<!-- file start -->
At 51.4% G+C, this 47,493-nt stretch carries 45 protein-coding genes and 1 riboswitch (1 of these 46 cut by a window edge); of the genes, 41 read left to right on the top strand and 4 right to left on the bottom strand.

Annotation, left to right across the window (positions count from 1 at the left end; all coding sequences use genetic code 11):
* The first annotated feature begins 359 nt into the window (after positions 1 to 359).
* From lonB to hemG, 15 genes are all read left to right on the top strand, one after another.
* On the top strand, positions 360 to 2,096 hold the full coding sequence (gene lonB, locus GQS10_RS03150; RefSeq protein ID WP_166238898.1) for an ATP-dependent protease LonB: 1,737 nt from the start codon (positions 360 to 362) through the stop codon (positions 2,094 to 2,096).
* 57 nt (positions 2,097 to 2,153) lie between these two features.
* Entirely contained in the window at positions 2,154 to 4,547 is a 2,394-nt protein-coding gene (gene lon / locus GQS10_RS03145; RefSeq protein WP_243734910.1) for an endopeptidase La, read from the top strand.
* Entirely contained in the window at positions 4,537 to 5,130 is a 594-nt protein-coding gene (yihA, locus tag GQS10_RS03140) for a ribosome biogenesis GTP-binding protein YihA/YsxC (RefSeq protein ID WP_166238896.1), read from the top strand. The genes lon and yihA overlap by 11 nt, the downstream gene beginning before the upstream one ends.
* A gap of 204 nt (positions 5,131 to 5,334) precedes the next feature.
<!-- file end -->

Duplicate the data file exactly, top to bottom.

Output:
At 51.4% G+C, this 47,493-nt stretch carries 45 protein-coding genes and 1 riboswitch (1 of these 46 cut by a window edge); of the genes, 41 read left to right on the top strand and 4 right to left on the bottom strand.

Annotation, left to right across the window (positions count from 1 at the left end; all coding sequences use genetic code 11):
* The first annotated feature begins 359 nt into the window (after positions 1 to 359).
* From lonB to hemG, 15 genes are all read left to right on the top strand, one after another.
* On the top strand, positions 360 to 2,096 hold the full coding sequence (gene lonB, locus GQS10_RS03150; RefSeq protein ID WP_166238898.1) for an ATP-dependent protease LonB: 1,737 nt from the start codon (positions 360 to 362) through the stop codon (positions 2,094 to 2,096).
* 57 nt (positions 2,097 to 2,153) lie between these two features.
* Entirely contained in the window at positions 2,154 to 4,547 is a 2,394-nt protein-coding gene (gene lon / locus GQS10_RS03145; RefSeq protein WP_243734910.1) for an endopeptidase La, read from the top strand.
* Entirely contained in the window at positions 4,537 to 5,130 is a 594-nt protein-coding gene (yihA, locus tag GQS10_RS03140) for a ribosome biogenesis GTP-binding protein YihA/YsxC (RefSeq protein ID WP_166238896.1), read from the top strand. The genes lon and yihA overlap by 11 nt, the downstream gene beginning before the upstream one ends.
* A gap of 204 nt (positions 5,131 to 5,334) precedes the next feature.